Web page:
When Pholisa got home Masi wasn’t there. She quickly changed and got on with her chores. She thought about doing her homework but she couldn’t concentrate. Masixole filled her mind.
How far in was he with this gang, she asked herself. What if last night he was with them, and they made him do things to initiate him? She pushed the thought out of her mind as quickly as it had entered. “Masixole is a good boy. He just needs someone to watch over him.” Gogo’s frail voice echoed in her head.
“I can’t, Gogo, I can’t deal with him,” she said out loud.
There was a knock at the door. Could it be Masi? If it was, she decided, she would confront him about this whole business with gangsters. She stood up and took a deep breath of the cold air that filled the small shack. It was drizzling outside and the rain mixed with the soil was refreshing in her lungs.
The knock came again, louder this time. She quickly walked to the door, almost tripping on the broken floor in the dark room.
“Guess who’s going to Hollywood!” Lelethu burst in screaming.
“What …?” Pholisa stammered. “Uthetha ngantoni, chommie – what are you on about?”
“Dancers wanted! Must be talented, sexy and available to work on weekends.” Lelethu read from a piece of paper she was holding. It was an advertisement torn from a newspaper. Auditions for dancers at some club called The Playground. “I’m going to apply. I have what they’re looking for, and with this,” she said putting her hands under her breasts, giving her cleavage a lift, “I will definitely get in.”
“Chom yam, I don’t think that’s a good idea,” Pholisa advised.
“What? This is an opportunity of a lifetime!” answered Lelethu, twirling in the small space between them. “My ticket to the big time.”
“It will interfere with your studies, Lelethu. You need good grades to get into university and this … this will just get in the way,” Pholisa tried.
“I can do both things, study and dance,” Lelethu said. “What’s new?”
“But who put the advert in the paper?” said Pholisa. “Are you sure you can trust them?”
“You know what? I’m gonna do this by myself,” Lelethu said heading for the door. “I was stupid to think my best friend would support me in achieving my dreams,” she said and walked out in a huff.
Pholisa stood there, speechless. So much for being an honest friend.“Urgh! What on earth is wrong with this place? It changes people,” she said in frustration, slamming the door.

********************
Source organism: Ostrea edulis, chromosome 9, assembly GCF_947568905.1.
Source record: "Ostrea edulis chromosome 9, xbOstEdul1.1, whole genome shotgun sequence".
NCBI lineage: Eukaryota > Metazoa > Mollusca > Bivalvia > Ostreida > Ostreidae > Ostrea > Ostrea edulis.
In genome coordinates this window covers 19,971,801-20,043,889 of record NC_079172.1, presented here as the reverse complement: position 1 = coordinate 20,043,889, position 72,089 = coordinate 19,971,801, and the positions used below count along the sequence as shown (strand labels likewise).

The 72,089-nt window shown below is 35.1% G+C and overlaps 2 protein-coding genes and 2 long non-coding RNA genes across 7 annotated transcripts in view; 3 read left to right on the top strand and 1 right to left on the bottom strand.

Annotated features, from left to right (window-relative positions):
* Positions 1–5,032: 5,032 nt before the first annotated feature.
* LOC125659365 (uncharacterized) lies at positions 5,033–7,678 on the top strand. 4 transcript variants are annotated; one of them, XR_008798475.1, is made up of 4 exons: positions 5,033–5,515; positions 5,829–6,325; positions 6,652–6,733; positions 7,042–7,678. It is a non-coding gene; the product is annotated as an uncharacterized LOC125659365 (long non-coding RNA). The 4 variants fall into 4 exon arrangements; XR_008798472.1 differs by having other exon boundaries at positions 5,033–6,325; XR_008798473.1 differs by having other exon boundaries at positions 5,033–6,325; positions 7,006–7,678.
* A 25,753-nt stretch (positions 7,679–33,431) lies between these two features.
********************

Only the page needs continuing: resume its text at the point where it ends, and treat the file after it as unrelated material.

She threw herself on the bed. She felt exhausted, and alone. Masi was behaving strangely, and now her best friend was angry with her. Why was everything so hard?
Then the door swung open and Pholisa jumped from the bed, hoping it was Lelethu again. She wanted to apologise and reassure her that she would support her. After all, she had advised Lelethu to enter everything. But it wasn’t Lelethu who entered.
“Pholisa!” Masixole called from the kitchen. “Come put these away.”
If it wasn’t for his voice she wouldn’t have recognised him. He wore new clothes and a new haircut. His shoes had the label ‘Converse’, his shirt was Polo and his blue jeans were Levi’s. Pholisa stood shocked, her eyes fixed on Masixole.
He placed the bags on the counter.
“Awusemhle mnta’kamama – you look lovely, brother,” she stammered.
“Yeah, you should treat yourself too,” he said, flashing her a grin. He reached into his pocket and pulled out his wallet. He counted a few notes and gave them to her. “Buy yourself some dresses and fix your hair,” he said, handing her the notes. “But first unpack these bags.” He went outside to the toilet.
Just then a phone rang. Pholisa didn’t recognise the ringtone. She followed the sound and found it on the counter, under one of the plastic bags.
Her eyes almost popped when she saw what kind of phone it was; it was the latest Samsung with a white cover. She had seen it at school; all the fashionable girls had one in different colour casings. She stared at it for a while before picking it up from the counter. It was playing ‘Ghetto’, by Zakes Bantwini, as the ringtone. The caller ID read ‘Sticks’.
She took the phone and held it in her hand. It felt soft and sleek in her right hand, almost perfect.